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I have an application where I want all my model classes to implement a specific update method. For this I created an abstract class and an interface with the following declaration:

public interface BaseInterface<T>
{
    T update(T t);
}

public abstract class BaseClass<T extends BaseClass<T>> implements BaseInterface<T>
{

}

Hence all my model classes will extend BaseClass. For example a Book class definition will be

public class Book extends BaseClass<Book>
{
    public Book update(Book b)
    {
        //implementation
    }
}

However using the above construct I am not able to restrict declarations of my model classes. For example while it is valid and required for the Book class to extend BaseClass<Book>, the following declaration also valid:

class Book extends BaseClass<User>
{
    public User update(User u)
    {
        //implementation
    }
}

While it is syntactically correct to do the above I want to restrict that.

Basically I want my model classes' update method to take as parameter an instance of its own class and return an instance of its own class and nothing else.

In other words, if there is a class C that extends BaseClass, then its update method must be of the exact signature C update(C c).

Or in other words if there is a class C that extends BaseClass, then the template parameter for BaseClass must be C itself [ie C extends BaseClass<C>] and nothing else.

How do I achieve that?

NOTE: This is somewhat similar to the enum declaration

public class Enum<E extends Enum<E>> implements Comparable<E>
{
    int compareTo(E e)
    {
    }
}

Here we are able to restrict the definition of compareTo method to take an instance of its own type of enum and not any other kind of enum.

Thanks in advance.

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1  
Please for the love of god please don't create an interface called BaseInterface, you might as well call it Zywbxzytdkkenbfd. It should be called Updateable. –  Qwerky Aug 2 '11 at 8:35
    
I named the interface BaseInterface to make my question clear. Not that I will use it in production. –  Swaranga Sarma Aug 2 '11 at 10:02

1 Answer 1

Change definition of you interface to interface BaseInterface<T extends BaseClass<T>>.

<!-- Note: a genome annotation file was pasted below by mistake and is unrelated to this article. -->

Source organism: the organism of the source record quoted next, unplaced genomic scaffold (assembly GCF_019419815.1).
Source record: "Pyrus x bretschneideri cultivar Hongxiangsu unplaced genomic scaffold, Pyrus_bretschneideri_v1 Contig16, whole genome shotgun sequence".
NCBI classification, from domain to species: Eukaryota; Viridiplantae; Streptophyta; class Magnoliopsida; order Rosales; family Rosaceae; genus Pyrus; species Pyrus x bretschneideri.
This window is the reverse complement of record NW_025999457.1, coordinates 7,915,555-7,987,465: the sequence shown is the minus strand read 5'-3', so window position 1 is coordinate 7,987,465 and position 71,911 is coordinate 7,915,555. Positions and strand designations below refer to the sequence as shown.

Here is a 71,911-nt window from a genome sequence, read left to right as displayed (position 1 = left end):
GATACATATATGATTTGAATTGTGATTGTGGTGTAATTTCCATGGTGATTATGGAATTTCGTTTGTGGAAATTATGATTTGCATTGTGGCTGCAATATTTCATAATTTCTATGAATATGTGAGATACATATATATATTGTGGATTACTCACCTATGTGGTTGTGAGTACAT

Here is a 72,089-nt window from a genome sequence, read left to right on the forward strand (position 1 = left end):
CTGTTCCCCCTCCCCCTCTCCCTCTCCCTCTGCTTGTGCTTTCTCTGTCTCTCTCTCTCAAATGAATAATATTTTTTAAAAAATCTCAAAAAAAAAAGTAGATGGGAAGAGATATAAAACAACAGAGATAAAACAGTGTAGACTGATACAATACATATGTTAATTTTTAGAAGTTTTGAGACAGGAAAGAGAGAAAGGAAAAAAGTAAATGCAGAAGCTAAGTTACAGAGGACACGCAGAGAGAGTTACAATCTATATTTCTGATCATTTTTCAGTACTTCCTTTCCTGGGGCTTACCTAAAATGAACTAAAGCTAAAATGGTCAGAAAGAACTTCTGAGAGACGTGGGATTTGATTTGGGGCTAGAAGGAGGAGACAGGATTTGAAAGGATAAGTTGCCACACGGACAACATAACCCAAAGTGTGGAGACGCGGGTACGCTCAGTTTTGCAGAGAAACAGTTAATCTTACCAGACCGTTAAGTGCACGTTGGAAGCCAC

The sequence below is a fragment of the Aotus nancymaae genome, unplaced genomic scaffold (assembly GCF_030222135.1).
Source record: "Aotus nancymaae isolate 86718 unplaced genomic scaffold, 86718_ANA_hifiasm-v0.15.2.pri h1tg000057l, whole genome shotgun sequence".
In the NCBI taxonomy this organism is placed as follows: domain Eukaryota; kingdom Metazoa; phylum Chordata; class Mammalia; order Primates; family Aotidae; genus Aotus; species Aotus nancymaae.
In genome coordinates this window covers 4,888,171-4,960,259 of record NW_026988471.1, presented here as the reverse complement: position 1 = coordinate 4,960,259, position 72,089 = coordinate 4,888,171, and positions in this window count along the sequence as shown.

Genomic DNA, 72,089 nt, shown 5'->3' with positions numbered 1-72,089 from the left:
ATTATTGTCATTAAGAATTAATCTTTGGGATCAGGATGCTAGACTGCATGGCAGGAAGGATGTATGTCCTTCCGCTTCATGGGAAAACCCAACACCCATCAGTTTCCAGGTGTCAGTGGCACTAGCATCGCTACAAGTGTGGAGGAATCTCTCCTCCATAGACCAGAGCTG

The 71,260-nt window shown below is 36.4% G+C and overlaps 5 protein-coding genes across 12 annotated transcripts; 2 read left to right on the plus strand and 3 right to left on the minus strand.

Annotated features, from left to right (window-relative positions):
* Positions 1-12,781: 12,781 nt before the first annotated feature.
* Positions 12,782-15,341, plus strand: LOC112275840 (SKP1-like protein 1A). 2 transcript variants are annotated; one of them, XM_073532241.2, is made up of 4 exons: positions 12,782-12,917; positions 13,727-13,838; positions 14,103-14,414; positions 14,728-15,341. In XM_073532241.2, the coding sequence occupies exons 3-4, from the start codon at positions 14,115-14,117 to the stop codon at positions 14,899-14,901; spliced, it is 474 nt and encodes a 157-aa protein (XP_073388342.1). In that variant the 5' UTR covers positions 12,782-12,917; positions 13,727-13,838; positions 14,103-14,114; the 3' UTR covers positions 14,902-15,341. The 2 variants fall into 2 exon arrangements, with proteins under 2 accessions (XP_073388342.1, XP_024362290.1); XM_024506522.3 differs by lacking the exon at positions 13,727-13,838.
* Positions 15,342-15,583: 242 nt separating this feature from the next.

Please follow my example:

public interface BaseInterface<T extends BaseClass<T>> {
    T update(T t);
}

public abstract class BaseClass<T extends BaseClass<T>> implements
        BaseInterface<T> {

}

public class Book extends BaseClass<Book> {
    @Override
    public Book update(Book b) {
        return null;
    }
}

class User {}

    // This code cannot be compiled exactly for reason you want.
public class Book2 extends BaseClass<User> {
    @Override
    public Book2 update(Book2 b) {
        return null;
    }
}
share|improve this answer
    
I don't think, the above code does quite what I want. The coder for Book2 can easily refactor the update method to User update(User u) and the code compiles. What I want is that if there is a class C, then its update method must be C update(C c) –  Swaranga Sarma Aug 2 '11 at 7:22
    
Try it as I did. The code cannot be compiled anywayt because class User does not meet requirement: it does not extend BaseClass. So, the compilation error appears in the class header. –  AlexR Aug 2 '11 at 8:33
    
@Swaranga Sarma: You can enforce that a subclass defines a specific method. But you cannot prevent the subclass from defining overloaded versions of this method. –  Grodriguez Aug 2 '11 at 9:07
    
@Alex...but if User extends BaseClass, it compiles. –  Swaranga Sarma Aug 2 '11 at 10:01

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